first winter with chickens

Discussion in 'Coop & Run - Design, Construction, & Maintenance' started by juniper rain, Oct 13, 2014.

  1. juniper rain

    juniper rain Out Of The Brooder

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    May 5, 2014
    I'm looking for some advice on how to set up our coop for the winter. We live in central new york. We are known for bitterly cold temperatures, and record snow falls from the great lakes. Our coop is 32 square feet, has 4 nesting boxes, and is on stilts about 4 feet off of the ground. They have a ramp that goes down to a run that includes underneath the coop. We have 3 hens, and one rooster. Are we supposed to actually heat the coop over the winter? I've read that they create their own heat, and it's not necessary? I'm just worried that the coop is too big for that few chickens to work properly. What would you do? Thanks so much in advance!
     
  2. ThePRfan

    ThePRfan Chillin' With My Peeps

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    Sep 27, 2014
    Your best is to feed/water your hens in the coop.Be sure to have at least 1 heat lamp.
     
  3. JackE

    JackE Chillin' With My Peeps

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    North Eastern Md.
    Unless you have some kind of thinly feathered exotic breed, you DO NOT need to add any heat. Chickens can handle cold weather. Check out the old book in the link below. On pg-24, you can read about people keeping chickens in Open-Air coops in -40 weather. I have a coop based on the design you see in the book. The whole front wall is wide open, covered only with hardware cloth. I can get temps into the low single digits not including any wind-chill, and the chickens come out everyday, (Unless there is deep snow, then they demand that it's shoveled, before they come out, spoiled as they are). My coop is no where near fully stocked, and in the winter it still is usually around 10 degrees warmer than the outside temp. Sound like you have a properly sized coop for the number of birds you have. Just make sure it's well ventilated, just not so the wind blows through it like a wind tunnel. And forget about heatlamps. All they are good for is running up your electric bill, and possibly burning your coop to the ground.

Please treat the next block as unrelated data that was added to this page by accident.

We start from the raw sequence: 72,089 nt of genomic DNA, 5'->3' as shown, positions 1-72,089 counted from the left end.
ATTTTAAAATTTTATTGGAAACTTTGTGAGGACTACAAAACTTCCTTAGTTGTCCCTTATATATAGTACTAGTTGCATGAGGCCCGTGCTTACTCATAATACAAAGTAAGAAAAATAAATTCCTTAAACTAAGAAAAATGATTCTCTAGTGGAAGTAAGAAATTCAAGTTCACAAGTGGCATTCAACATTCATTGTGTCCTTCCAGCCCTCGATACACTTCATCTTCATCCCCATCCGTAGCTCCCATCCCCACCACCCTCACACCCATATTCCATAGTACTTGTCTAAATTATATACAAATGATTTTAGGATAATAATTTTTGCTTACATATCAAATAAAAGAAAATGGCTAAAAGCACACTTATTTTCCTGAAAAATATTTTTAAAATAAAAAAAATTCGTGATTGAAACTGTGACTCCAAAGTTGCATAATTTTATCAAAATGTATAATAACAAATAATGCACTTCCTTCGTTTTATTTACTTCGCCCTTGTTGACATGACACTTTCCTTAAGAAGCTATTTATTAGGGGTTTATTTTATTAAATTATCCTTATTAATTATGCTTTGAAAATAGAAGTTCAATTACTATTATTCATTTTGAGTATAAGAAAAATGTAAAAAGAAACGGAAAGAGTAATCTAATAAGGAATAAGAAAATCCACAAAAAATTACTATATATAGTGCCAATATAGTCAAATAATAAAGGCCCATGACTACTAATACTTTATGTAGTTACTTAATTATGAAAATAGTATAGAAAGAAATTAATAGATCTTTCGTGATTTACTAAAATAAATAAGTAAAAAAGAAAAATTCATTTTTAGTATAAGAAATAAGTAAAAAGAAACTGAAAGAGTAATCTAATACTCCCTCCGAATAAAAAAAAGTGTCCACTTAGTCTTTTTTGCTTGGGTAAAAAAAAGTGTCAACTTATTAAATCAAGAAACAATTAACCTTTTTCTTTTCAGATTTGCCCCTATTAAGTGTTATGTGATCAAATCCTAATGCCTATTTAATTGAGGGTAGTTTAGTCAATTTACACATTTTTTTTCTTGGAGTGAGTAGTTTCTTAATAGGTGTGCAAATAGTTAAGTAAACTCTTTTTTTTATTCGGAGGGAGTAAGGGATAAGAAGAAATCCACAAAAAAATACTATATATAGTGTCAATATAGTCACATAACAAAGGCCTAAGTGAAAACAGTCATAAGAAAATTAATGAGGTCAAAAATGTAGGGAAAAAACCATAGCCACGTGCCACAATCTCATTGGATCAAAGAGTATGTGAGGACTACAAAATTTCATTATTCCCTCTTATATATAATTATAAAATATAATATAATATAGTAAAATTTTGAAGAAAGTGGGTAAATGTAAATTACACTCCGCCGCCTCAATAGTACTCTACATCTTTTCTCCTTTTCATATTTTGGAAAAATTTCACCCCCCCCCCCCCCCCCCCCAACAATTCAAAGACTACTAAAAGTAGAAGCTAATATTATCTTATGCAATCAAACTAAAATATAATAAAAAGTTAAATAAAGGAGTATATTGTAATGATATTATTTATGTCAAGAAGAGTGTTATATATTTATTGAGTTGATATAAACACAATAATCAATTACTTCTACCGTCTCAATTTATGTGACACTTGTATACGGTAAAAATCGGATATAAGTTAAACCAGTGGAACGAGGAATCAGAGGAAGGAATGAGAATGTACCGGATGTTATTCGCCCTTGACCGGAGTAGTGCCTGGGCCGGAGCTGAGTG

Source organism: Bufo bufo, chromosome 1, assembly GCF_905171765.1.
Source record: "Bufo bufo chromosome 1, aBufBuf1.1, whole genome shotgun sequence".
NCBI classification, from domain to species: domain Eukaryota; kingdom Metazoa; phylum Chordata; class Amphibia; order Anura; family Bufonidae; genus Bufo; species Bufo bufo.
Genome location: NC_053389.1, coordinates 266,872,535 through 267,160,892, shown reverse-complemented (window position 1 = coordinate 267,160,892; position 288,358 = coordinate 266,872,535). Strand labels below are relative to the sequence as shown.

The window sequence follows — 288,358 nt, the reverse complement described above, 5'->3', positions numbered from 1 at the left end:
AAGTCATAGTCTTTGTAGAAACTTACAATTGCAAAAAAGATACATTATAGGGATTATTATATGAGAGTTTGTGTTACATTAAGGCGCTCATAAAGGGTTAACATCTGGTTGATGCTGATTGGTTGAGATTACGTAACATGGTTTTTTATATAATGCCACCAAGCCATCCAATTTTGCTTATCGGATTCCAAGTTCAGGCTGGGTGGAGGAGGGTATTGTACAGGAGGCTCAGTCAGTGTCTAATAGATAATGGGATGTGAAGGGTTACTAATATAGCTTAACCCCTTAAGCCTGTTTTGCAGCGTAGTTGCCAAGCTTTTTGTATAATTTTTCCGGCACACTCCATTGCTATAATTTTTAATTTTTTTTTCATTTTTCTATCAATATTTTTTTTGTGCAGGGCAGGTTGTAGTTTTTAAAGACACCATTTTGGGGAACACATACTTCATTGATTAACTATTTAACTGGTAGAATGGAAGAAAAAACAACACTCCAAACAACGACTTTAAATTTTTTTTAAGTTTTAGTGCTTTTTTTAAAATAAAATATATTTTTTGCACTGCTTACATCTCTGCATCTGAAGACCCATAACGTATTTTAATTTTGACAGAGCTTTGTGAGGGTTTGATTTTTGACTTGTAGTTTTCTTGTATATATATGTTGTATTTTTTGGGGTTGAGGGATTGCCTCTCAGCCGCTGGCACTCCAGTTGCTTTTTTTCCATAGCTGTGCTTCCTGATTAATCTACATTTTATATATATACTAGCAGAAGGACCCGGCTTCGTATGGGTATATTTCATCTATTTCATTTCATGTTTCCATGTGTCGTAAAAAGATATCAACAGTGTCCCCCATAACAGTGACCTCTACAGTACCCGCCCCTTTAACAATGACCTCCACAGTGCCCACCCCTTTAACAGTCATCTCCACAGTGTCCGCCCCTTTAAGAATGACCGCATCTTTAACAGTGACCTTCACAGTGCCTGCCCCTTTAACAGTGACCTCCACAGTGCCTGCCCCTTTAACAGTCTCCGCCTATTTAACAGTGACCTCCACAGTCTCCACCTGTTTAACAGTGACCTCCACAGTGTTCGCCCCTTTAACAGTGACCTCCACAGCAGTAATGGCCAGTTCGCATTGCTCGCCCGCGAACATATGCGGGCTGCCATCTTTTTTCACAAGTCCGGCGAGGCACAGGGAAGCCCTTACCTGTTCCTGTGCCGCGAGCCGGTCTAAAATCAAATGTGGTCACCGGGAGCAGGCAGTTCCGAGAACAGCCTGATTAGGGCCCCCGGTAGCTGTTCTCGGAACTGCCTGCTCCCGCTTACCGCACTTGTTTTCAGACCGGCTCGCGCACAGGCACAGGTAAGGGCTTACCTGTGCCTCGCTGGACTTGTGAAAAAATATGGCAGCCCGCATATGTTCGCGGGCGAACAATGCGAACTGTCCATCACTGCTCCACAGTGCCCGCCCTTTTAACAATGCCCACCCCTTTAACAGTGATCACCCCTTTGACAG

http://archive.org/stream/openairpoultryho00wood#page/n0/mode/2up
     

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